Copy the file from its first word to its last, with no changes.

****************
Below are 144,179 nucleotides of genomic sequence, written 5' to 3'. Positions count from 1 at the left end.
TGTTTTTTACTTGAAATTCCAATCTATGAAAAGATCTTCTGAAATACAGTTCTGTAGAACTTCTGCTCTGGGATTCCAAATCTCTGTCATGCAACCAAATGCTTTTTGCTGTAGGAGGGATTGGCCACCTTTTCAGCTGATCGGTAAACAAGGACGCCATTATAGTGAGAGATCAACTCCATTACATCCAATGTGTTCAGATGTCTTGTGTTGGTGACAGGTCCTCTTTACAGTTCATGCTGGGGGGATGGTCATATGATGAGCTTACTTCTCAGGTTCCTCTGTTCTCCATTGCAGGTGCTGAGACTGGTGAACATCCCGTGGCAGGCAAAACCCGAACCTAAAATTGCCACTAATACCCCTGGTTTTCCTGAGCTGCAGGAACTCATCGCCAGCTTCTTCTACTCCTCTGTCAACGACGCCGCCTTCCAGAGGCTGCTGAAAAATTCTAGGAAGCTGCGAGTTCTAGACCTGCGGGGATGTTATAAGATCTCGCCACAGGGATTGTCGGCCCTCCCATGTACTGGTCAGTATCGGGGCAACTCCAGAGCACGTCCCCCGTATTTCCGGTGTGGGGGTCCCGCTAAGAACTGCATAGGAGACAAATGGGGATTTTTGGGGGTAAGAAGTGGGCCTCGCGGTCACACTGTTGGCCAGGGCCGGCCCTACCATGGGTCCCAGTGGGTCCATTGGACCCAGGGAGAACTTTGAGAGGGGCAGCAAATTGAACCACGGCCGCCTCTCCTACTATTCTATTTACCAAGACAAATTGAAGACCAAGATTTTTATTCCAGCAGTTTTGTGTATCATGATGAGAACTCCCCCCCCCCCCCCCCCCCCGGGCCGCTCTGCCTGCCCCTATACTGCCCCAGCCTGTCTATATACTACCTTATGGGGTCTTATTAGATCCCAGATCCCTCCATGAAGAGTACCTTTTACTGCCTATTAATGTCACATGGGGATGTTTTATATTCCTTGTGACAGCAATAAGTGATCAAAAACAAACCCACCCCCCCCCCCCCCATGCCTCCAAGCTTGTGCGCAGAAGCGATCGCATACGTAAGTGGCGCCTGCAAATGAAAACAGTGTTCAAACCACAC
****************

Below are 144,179 nucleotides of genomic sequence, written 5' to 3'. Positions count from 1 at the left end.
TGTTTTTTACTTGAAATTCCAATCTATGAAAAGATCTTCTGAAATACAGTTCTGTAGAACTTCTGCTCTGGGATTCCAAATCTCTGTCATGCAACCAAATGCTTTTTGCTGTAGGAGGGATTGGCCACCTTTTCAGCTGATCGGTAAACAAGGACGCCATTATAGTGAGAGATCAACTCCATTACATCCAATGTGTTCAGATGTCTTGTGTTGGTGACAGGTCCTCTTTACAGTTCATGCTGGGGGGATGGTCATATGATGAGCTTACTTCTCAGGTTCCTCTGTTCTCCATTGCAGGTGCTGAGACTGGTGAACATCCCGTGGCAGGCAAAACCCGAACCTAAAATTGCCACTAATACCCCTGGTTTTCCTGAGCTGCAGGAACTCATCGCCAGCTTCTTCTACTCCTCTGTCAACGACGCCGCCTTCCAGAGGCTGCTGAAAAATTCTAGGAAGCTGCGAGTTCTAGACCTGCGGGGATGTTATAAGATCTCGCCACAGGGATTGTCGGCCCTCCCATGTACTGGTCAGTATCGGGGCAACTCCAGAGCACGTCCCCCGTATTTCCGGTGTGGGGGTCCCGCTAAGAACTGCATAGGAGACAAATGGGGATTTTTGGGGGTAAGAAGTGGGCCTCGCGGTCACACTGTTGGCCAGGGCCGGCCCTACCATGGGTCCCAGTGGGTCCATTGGACCCAGGGAGAACTTTGAGAGGGGCAGCAAATTGAACCACGGCCGCCTCTCCTACTATTCTATTTACCAAGACAAATTGAAGACCAAGATTTTTATTCCAGCAGTTTTGTGTATCATGATGAGAACTCCCCCCCCCCCCCCCCCCCCGGGCCGCTCTGCCTGCCCCTATACTGCCCCAGCCTGTCTATATACTACCTTATGGGGTCTTATTAGATCCCAGATCCCTCCATGAAGAGTACCTTTTACTGCCTATTAATGTCACATGGGGATGTTTTATATTCCTTGTGACAGCAATAAGTGATCAAAAACAAACCCACCCCCCCCCCCCCCATGCCTCCAAGCTTGTGCGCAGAAGCGATCGCATACGTAAGTGGCGCCTGCAAATGAAAACAGTGTTCAAACCACAC